Louisiana drivers and their passengers might be more likely to be in a fatal car accident than in previous years. The fatality rate for motor vehicle accidents climbed 8 percent in 2015 around the country, and in 2016, more than 40,000 people died in U.S. car crashes.
Many of these accidents have common causes. For example, cars straying out of their lanes or off the road, often due to distraction, causes 33 percent of crashes. Not all rear-end crashes are minor accidents, and many of them happen when one car runs into the back of another. Motorists who run through red lights, turn despite their views being blocked by large vehicles or make other errors related to driving blind causes 12 percent of crashes.
Around 50 percent of drivers believe themselves to be in the top 20 percent of the most skilled and safest drivers. This could account for the fact that 11 percent of crashes happen because of a loss of control including failure to slow down on wet roads, taking curves too fast and failing to react in time to an obstacle or another driver's behavior. More than 20 percent of fatal crashes happen because of a driver falling asleep, and a rolling turn at a red light while turning right accounts for 6 percent of all pedestrian deaths. More than 20 percent of those deaths are children.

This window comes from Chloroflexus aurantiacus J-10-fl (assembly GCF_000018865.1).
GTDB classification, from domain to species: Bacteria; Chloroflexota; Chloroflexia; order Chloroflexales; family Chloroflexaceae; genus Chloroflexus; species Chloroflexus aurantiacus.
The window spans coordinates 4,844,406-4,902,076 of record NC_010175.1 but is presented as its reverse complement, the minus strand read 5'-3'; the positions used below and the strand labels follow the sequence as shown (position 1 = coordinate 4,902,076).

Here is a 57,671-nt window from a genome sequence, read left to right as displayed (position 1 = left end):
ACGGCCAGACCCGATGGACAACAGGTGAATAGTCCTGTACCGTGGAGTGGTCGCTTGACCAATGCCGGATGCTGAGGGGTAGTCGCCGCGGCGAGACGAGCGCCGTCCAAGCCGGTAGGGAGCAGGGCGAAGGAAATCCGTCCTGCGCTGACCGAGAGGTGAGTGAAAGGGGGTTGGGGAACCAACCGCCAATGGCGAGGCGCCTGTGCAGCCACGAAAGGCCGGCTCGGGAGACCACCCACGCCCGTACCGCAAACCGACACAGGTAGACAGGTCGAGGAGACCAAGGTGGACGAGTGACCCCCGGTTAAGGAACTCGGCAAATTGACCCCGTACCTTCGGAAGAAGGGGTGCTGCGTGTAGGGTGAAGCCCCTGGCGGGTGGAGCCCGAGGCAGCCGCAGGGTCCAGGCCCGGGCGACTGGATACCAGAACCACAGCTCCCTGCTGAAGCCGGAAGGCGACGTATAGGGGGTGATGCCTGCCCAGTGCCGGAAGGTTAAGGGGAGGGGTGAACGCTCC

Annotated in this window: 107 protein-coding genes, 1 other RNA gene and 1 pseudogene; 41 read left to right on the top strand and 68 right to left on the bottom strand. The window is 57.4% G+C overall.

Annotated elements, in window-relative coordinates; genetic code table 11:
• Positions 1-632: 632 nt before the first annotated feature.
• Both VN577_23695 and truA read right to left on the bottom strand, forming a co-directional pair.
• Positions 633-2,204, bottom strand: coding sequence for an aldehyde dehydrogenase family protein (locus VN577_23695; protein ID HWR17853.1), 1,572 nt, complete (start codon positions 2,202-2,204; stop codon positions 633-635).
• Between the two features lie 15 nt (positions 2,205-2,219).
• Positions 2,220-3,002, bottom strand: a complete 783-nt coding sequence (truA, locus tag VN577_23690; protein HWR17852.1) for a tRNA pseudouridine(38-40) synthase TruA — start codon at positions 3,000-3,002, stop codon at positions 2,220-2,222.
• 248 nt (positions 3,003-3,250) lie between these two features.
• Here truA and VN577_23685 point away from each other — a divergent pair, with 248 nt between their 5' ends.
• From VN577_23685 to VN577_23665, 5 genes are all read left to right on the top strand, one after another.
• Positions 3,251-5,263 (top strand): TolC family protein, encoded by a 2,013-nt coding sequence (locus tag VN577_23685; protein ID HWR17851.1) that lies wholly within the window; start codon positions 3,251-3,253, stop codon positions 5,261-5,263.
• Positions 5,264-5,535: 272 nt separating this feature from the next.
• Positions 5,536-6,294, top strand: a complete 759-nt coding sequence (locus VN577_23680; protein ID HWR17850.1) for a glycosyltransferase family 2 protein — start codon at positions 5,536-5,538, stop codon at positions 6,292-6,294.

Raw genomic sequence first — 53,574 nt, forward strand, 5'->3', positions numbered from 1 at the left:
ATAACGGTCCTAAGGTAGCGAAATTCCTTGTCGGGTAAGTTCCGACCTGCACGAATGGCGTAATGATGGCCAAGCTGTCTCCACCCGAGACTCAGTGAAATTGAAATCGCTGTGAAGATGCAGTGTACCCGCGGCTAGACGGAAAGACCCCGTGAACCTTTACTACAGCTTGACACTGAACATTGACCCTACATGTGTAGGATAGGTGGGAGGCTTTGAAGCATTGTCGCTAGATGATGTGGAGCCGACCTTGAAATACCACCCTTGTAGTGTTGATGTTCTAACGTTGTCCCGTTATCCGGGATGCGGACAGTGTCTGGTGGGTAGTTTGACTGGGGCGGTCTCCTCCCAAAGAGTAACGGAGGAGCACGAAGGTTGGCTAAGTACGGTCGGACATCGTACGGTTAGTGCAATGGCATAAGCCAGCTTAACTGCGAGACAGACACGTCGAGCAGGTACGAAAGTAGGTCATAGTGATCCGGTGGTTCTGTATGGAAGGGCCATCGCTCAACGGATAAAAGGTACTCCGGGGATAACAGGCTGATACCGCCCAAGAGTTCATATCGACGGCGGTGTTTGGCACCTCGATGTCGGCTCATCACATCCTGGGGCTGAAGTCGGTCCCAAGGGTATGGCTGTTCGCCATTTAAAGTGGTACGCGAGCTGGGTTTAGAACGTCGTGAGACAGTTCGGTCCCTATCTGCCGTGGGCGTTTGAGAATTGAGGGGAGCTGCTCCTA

Car accidents do not have to be fatal to have devastating consequences for those involved. Serious injuries can mean a long period of rehabilitation for passengers and other drivers, and they may also lose income from missing work. The insurance company of the driver who caused the accident may try to pay less compensation than needed to cover these expenses. Injured people in this situation might want to have an attorney handle the negotiations and file a lawsuit if necessary.